So I have to unlearn so many things around that undiagnosed ADHD, like, "Oh, I'm a lazy person. Oh, I'm just not good at that particular thing. Oh, I'm disorganized." Ditto, it could be dyslexia for you, it could be something like that where you didn't like reading books at school, and so you feel guilty reading audio books because they're like, "Well, that's not real. That's not real." You might have a story that you're not smart enough. You might have a story that, I don't know, that no one will accept you if you were honest about some things that you struggle with. So there's so much stuff, right?
And I really highly recommend you go and look at your high school report cards. And I did this only recently. And it was like, "Denise is really clever, but she doesn't apply herself." "Denise is really smart, but she's not organized enough in class." And I have a lot of compassion now for that girl because she was living often in chaotic situations because I think my mom has ADHD too, and she was doing the best she could with no help and understanding around ADHD. I fell through the cracks like so many women do, so many girls do.
And so, one thing that was really cool about that though is like, "Denise always is talking in class." And I'm like, "Hey, that's what I do now, I talk." And some people go, "Oh, I don't know how you could sit and film so many videos in a row, or film so many podcasts." And I was like, "Yeah, go have a look at my report cards. I was born to do this, I could talk underwater." And that gave me a sense of shame for a long time. "Oh, you're so talkative. Oh God, Miss Talk-a-lot, Miss Chatter-box." And now I'm like, "Hey, every word spilling out of my mouth makes me money. Every single word makes me money."
So that's a really fun thing to do is to go and look at your report card and see what you can transmute. If someone called you flaky, "Oh gosh, she's always got so many ideas." Well, great, someone can pay you for that now, you can be an ideas consultant for other people. "Oh gosh, she was always nurturing and taking care of everyone else." Yeah, well that probably makes you an amazing holder of space for people. "Oh, she was really quiet." Yeah, cool, well that maybe is something that's is your superpower. Your quietness, your deliberate attitude, your deep listening for people. "Oh, he or she was always the life of the party, they were the life of the party." Yeah, good, that's what makes you such a great connector of people, that's what makes your Facebook group their place to hang out.
And of course, if you were bullied, then I'm sure your compassion for other people is just off the charts. So there's a lot of things you can transmute there, but if you do need any deep healing, I really highly recommend going to get some therapy, especially if you are super severely bullied, that kind of pain can really live with you and it's absolutely worth going and getting some proper therapy around it so you're not constantly living in that space. It could bring up fight or flight, or, "Everyone's going to reject me." Or anything like that. Really amp up your imposter syndrome or make you fearful about releasing things in your business.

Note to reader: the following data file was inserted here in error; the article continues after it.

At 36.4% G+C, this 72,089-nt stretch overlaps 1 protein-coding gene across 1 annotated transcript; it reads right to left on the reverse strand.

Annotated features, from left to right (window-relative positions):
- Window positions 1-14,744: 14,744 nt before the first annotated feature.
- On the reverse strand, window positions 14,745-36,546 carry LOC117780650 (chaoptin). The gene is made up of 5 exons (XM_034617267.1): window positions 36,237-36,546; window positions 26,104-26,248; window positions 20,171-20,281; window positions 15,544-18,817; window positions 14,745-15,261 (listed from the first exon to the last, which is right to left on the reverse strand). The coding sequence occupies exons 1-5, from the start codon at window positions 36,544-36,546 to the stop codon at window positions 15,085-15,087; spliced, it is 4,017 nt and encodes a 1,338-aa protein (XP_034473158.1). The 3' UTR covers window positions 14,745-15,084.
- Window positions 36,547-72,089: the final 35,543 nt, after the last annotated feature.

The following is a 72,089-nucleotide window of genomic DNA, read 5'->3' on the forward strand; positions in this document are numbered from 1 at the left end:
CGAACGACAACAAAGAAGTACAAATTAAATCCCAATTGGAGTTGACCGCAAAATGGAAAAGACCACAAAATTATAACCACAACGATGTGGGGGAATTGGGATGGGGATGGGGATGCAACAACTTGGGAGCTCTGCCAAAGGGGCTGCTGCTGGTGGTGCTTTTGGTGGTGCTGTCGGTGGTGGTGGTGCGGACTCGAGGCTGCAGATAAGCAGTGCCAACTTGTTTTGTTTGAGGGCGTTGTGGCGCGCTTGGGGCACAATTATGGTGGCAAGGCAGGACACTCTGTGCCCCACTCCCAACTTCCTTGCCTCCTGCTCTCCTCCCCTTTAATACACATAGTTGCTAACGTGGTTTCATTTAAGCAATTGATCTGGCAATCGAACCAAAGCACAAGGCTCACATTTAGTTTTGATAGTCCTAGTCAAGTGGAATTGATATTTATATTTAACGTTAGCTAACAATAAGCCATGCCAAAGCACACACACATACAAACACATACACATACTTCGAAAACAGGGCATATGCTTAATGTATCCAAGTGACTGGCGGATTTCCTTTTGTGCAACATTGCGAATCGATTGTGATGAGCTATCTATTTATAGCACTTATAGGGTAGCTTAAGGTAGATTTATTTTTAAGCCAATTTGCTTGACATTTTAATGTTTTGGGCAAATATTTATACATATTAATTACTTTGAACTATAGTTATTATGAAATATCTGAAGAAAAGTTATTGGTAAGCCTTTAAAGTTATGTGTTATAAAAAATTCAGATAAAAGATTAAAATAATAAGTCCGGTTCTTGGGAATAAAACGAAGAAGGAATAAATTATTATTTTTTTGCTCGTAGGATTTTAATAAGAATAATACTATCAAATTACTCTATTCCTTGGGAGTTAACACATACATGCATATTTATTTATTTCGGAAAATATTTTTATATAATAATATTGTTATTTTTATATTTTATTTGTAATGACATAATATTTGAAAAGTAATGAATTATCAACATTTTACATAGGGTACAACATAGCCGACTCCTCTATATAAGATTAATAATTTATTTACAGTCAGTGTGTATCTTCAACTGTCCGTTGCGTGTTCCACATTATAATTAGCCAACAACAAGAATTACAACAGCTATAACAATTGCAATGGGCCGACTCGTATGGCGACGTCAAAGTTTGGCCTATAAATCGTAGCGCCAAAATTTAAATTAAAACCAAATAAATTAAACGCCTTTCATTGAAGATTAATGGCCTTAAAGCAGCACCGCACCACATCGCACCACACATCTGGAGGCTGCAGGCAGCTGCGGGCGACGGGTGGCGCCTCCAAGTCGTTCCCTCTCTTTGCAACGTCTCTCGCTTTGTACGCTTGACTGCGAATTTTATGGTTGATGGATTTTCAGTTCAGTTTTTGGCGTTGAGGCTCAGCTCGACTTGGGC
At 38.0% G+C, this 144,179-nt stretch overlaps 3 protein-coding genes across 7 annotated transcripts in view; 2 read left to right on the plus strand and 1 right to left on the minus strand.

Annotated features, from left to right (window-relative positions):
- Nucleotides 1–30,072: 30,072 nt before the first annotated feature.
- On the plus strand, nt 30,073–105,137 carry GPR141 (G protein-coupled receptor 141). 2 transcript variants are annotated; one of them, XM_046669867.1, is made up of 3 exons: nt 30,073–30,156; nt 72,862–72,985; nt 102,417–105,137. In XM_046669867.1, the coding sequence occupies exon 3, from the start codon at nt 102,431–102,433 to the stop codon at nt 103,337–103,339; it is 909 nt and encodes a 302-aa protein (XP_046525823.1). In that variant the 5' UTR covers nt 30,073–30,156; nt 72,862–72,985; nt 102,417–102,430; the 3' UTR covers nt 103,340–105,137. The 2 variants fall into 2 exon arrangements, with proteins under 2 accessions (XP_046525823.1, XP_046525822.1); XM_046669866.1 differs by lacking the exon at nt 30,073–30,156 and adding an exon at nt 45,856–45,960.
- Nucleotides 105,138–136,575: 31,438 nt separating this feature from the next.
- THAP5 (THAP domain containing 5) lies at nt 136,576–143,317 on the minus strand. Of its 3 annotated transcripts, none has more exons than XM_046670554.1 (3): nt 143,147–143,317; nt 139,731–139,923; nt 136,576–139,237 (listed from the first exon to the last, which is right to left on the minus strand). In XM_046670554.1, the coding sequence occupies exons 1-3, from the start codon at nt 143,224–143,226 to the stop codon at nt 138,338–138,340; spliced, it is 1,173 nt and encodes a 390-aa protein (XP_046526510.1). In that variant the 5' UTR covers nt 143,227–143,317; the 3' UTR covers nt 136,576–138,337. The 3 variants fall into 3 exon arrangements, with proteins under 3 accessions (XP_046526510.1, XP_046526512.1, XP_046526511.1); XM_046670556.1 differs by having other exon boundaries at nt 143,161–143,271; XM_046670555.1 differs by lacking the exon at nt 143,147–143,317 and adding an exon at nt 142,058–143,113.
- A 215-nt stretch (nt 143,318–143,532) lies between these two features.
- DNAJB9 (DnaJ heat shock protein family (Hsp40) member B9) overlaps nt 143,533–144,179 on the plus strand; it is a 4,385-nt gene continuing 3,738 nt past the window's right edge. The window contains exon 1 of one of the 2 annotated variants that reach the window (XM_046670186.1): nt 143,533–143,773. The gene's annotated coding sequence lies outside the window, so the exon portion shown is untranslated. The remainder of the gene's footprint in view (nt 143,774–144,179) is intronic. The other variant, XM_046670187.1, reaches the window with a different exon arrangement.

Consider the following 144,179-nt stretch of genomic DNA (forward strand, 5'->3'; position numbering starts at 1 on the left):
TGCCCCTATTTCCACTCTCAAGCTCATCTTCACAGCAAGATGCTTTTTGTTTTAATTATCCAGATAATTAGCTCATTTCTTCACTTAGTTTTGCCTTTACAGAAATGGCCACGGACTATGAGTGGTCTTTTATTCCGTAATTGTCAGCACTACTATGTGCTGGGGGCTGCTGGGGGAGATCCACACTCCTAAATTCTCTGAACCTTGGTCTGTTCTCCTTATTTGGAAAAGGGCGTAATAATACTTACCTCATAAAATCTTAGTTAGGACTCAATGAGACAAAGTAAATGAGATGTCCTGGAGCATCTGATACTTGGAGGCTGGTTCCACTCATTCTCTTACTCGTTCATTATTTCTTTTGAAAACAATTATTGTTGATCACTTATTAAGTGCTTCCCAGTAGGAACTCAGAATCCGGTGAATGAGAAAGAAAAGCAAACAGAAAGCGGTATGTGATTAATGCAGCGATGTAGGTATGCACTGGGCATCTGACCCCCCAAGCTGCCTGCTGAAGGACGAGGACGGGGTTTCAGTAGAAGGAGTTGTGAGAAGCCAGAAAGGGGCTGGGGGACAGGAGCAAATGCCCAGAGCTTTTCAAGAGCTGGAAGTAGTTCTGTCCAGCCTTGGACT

But here's something that I did that was just such a cool experience. So as I said, I love inner child work, I've done a ton of inner child work. If you're listening and you're a Money Bootcamper, go to the bonus section, there's a meditation about healing your inner child, there's some really great stuff there. And I bought my inner child a little teddy bear and did lots of work around it, heaps and heaps. So I was like, "What do I do for my inner teen? How do I heal this part of myself that's still so pained about those high school years?" So I bought my inner teen some cool stuff.
I actually went into a store that like, I didn't ever feel cool enough to go into and I never had those cool clothes. And in Australia, that's Billabong for me, the surf wear company. I was like, "My inner teen would've loved a Billabong swimsuit, a Billabong bag." Just some cool stuff. And that's probably why I still a little bit like a teenager sometimes because my inner teen was so starved of cool stuff. And my inner team was so starved of self-care because I didn't know how to do it. So what would your inner teen need? And it could even just be a little talisman for a little bit, something you put on your key chain, or a sticker, or a store, or an experience.
And you can just sit with it for a while. I really felt myself walking alongside of that inner teen and I would just send her love and just be like, "You're enough. You're enough. You are a safe. It's safe for you." And kind of gave myself those words that I probably would've needed at like 15, 16, 17, "You're enough. You're smart. You're clever. It's okay for you to be a boss. It's okay for you to be smart." All those things. So whatever it is for you, you can do that, you can give yourself permission to be the star of your own show, to be the center of attention, to be the boss, to be the chatter box who turns words into cash, to use your cleverness and your abilities to help other people to be fabulous exactly as you are. So if you've been just dialing everything down because you're ashamed, or you still live with that bullying thing, what if you just dialed it up and you allowed yourself to be as beautiful and fabulous as possible?